Good team communication (especially written communication — just ask our writers!) is difficult. But when the scope of a project is vague or unclear, it creates a breeding ground for scope creep.

People make incorrect assumptions or assume leeway/permission where none was intended. Here are a few examples of scope creep due to a vague or too-general project scope document:

  • Varying interpretations: Team members may interpret the scope in different ways. This leads subgroups to create features they think are in scope but realistically were never intended to be.

  • No set boundaries: An opportunistic department manager might notice some vagueness in the scope document and fit in deliverables that weren't correctly planned. It's not technically wrong, but the document should've clearly stated the boundaries.

  • Poor handoffs: A client might assume to receive more than what was promised by sales or business development teams. But during handoffs, the client expects more than the deliverable team could possibly take on.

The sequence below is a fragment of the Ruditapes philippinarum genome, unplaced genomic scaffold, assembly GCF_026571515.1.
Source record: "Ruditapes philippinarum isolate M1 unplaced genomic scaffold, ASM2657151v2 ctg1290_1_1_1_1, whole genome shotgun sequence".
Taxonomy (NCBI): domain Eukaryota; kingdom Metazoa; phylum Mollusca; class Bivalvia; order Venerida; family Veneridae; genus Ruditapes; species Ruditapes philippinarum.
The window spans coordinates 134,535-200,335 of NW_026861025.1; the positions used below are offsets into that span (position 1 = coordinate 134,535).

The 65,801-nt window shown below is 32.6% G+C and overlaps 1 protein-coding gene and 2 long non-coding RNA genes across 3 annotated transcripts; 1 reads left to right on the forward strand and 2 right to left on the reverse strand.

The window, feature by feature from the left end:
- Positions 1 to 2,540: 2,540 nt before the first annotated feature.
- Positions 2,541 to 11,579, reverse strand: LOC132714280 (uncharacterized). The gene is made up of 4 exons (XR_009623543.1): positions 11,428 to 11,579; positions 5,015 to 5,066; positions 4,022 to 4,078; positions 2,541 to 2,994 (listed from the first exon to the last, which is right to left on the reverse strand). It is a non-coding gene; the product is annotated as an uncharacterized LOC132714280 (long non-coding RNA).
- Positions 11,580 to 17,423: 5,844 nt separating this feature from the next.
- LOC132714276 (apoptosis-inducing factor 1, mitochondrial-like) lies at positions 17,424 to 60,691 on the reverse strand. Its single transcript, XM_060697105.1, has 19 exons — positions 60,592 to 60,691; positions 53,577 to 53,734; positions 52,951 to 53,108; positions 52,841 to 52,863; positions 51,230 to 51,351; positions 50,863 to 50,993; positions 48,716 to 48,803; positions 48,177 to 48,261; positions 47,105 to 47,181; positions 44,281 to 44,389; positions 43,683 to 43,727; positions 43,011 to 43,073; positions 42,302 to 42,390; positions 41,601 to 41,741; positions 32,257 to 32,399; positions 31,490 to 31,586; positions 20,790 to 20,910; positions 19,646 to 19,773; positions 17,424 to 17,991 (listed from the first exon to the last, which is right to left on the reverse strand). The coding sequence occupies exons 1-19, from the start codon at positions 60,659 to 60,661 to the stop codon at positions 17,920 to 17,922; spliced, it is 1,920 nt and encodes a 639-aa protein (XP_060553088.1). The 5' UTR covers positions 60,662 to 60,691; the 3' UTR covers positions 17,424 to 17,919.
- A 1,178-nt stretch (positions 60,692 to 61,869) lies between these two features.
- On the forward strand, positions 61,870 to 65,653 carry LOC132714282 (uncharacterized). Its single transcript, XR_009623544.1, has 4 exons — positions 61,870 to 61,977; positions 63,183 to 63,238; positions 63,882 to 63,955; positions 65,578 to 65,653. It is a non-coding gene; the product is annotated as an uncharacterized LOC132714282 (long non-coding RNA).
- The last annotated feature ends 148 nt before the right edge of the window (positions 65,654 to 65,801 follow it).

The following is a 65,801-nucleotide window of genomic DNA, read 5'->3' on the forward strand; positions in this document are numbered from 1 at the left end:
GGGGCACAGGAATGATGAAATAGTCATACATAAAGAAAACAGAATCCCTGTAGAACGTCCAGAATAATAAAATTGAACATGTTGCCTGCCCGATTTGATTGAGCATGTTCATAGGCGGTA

How to be more thorough in project planning

Start with a high-level scope document, but don’t stop there: further break down the project scope using a work breakdown structure (WBS).

Specify both what is in scope and what is out of scope for a project. If you create boundaries that explicitly show what is possible, you have a better chance of additional work being excluded from the project.

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Use a project management solution like that's built for client work. Easily layout the entire project by tasks, giving stakeholders and clients visibility into what is and isn’t in scope.

2. Unexpected needs or requests come up

Even in the best of circumstances, the most experienced project managers will still run into unexpected needs that require retooling project schedules and adjusting project scope.

There are tasks and events that no one could’ve predicted — think about how the pandemic changed both the nature of work and desired feature sets in certain products or software deliverables.